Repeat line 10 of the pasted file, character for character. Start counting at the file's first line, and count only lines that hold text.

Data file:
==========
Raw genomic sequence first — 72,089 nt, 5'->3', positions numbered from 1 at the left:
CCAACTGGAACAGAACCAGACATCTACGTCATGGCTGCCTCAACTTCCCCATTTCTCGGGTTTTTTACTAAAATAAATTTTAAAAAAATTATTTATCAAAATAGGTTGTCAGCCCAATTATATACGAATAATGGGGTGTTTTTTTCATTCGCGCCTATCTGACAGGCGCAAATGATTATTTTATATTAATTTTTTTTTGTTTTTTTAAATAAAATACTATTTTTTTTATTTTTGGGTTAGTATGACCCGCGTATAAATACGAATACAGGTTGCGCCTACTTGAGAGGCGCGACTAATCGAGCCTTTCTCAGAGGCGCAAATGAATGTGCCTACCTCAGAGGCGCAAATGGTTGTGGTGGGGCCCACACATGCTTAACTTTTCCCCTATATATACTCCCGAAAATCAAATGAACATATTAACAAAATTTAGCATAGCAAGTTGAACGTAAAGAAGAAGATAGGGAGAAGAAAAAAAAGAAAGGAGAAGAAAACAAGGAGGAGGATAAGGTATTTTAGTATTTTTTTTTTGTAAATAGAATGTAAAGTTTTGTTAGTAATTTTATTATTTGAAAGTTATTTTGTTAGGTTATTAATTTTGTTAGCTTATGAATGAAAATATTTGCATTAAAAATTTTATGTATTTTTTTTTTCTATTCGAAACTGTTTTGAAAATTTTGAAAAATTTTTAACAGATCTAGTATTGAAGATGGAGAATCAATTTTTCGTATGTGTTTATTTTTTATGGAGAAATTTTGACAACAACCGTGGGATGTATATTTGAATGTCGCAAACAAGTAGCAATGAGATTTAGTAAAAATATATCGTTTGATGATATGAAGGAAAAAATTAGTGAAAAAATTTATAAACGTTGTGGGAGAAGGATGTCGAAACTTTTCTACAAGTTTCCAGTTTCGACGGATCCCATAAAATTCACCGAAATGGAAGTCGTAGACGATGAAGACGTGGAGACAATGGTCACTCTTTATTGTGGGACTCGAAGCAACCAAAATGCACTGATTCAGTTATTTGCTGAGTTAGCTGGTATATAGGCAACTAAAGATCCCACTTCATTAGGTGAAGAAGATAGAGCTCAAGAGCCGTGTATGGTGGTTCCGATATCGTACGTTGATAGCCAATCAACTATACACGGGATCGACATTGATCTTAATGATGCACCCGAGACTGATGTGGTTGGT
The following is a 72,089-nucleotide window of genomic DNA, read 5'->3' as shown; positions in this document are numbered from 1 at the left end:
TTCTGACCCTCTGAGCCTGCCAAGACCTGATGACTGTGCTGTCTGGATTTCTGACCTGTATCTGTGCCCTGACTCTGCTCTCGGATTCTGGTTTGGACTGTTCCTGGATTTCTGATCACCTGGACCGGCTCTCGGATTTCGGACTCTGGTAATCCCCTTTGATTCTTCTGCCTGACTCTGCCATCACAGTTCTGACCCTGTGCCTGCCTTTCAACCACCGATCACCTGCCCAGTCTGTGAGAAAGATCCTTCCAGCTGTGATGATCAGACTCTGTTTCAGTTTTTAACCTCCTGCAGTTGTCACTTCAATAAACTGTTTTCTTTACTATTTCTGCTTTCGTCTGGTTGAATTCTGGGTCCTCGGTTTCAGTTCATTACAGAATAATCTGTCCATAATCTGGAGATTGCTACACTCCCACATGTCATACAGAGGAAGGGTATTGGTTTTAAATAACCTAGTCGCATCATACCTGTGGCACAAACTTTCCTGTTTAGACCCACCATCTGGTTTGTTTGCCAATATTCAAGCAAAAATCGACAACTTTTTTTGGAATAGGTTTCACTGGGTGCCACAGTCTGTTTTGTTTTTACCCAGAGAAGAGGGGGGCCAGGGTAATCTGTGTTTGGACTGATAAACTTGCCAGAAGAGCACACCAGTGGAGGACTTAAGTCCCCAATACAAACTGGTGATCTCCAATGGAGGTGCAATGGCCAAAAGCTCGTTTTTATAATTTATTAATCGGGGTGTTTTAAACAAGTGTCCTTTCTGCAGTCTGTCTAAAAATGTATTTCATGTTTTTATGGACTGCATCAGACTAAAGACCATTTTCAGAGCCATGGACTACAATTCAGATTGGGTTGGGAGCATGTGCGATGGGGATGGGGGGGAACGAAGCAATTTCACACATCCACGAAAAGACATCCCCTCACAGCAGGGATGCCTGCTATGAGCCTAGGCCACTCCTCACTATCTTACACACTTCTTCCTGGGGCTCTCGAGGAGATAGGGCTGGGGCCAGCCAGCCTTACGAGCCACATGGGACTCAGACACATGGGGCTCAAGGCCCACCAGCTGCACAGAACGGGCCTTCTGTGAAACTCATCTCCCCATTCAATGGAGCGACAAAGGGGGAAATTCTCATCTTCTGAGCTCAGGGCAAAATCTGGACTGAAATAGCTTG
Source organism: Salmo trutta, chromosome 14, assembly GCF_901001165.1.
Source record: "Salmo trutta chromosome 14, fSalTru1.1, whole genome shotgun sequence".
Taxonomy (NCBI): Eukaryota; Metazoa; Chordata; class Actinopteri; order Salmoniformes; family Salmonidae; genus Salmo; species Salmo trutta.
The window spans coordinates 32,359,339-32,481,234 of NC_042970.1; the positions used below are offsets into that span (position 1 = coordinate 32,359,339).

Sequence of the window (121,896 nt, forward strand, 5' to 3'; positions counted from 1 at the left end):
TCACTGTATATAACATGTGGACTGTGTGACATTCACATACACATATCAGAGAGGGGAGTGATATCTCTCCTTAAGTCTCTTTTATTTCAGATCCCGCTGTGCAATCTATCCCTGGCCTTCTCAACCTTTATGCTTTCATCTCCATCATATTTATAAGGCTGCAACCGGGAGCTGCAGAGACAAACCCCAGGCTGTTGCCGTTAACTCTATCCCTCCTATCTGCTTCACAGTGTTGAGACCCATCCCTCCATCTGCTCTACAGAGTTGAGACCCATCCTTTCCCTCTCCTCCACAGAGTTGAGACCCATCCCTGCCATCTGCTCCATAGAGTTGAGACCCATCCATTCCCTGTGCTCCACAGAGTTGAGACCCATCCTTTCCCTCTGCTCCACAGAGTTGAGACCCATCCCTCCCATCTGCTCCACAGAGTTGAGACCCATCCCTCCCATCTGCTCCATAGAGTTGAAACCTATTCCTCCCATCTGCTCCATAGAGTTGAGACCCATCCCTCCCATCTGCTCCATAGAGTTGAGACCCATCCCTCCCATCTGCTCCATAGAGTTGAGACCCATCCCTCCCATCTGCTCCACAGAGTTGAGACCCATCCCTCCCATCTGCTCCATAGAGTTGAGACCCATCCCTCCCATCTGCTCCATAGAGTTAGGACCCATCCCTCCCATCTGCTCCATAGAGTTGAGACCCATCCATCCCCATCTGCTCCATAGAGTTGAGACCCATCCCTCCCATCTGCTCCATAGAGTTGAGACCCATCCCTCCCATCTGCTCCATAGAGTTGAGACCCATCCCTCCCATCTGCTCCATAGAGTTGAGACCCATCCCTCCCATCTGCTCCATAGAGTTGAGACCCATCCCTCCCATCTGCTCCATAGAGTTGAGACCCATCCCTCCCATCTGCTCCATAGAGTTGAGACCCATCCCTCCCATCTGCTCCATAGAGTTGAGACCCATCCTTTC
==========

TCACTGTATATAACATGTGGACTGTGTGACATTCACATACACATATCAGAGAGGGGAGTGATATCTCTCCTTAAGTCTCTTTTATTTCAGATCCCGCTGTGCAATCTATCCCTGGCCTTCTCAACCTTTATGCTTTCATCTCCATCATATTTATAAGGCTGCAACCGGGAGCTGCAGAGACAAACCCCAGGCTGTTGCCGTTAACTCTATCCCTCCTATCTGCTTCACAGTGTTGAGACCCATCCCTCCATCTGCTCTACAGAGTTGAGACCCATCCTTTCCCTCTCCTCCACAGAGTTGAGACCCATCCCTGCCATCTGCTCCATAGAGTTGAGACCCATCCATTCCCTGTGCTCCACAGAGTTGAGACCCATCCTTTCCCTCTGCTCCACAGAGTTGAGACCCATCCCTCCCATCTGCTCCACAGAGTTGAGACCCATCCCTCCCATCTGCTCCATAGAGTTGAAACCTATTCCTCCCATCTGCTCCATAGAGTTGAGACCCATCCCTCCCATCTGCTCCATAGAGTTGAGACCCATCCCTCCCATCTGCTCCATAGAGTTGAGACCCATCCCTCCCATCTGCTCCACAGAGTTGAGACCCATCCCTCCCATCTGCTCCATAGAGTTGAGACCCATCCCTCCCATCTGCTCCATAGAGTTAGGACCCATCCCTCCCATCTGCTCCATAGAGTTGAGACCCATCCATCCCCATCTGCTCCATAGAGTTGAGACCCATCCCTCCCATCTGCTCCATAGAGTTGAGACCCATCCCTCCCATCTGCTCCATAGAGTTGAGACCCATCCCTCCCATCTGCTCCATAGAGTTGAGACCCATCCCTCCCATCTGCTCCATAGAGTTGAGACCCATCCCTCCCATCTGCTCCATAGAGTTGAGACCCATCCCTCCCATCTGCTCCATAGAGTTGAGACCCATCCCTCCCATCTGCTCCATAGAGTTGAGACCCATCCTTTC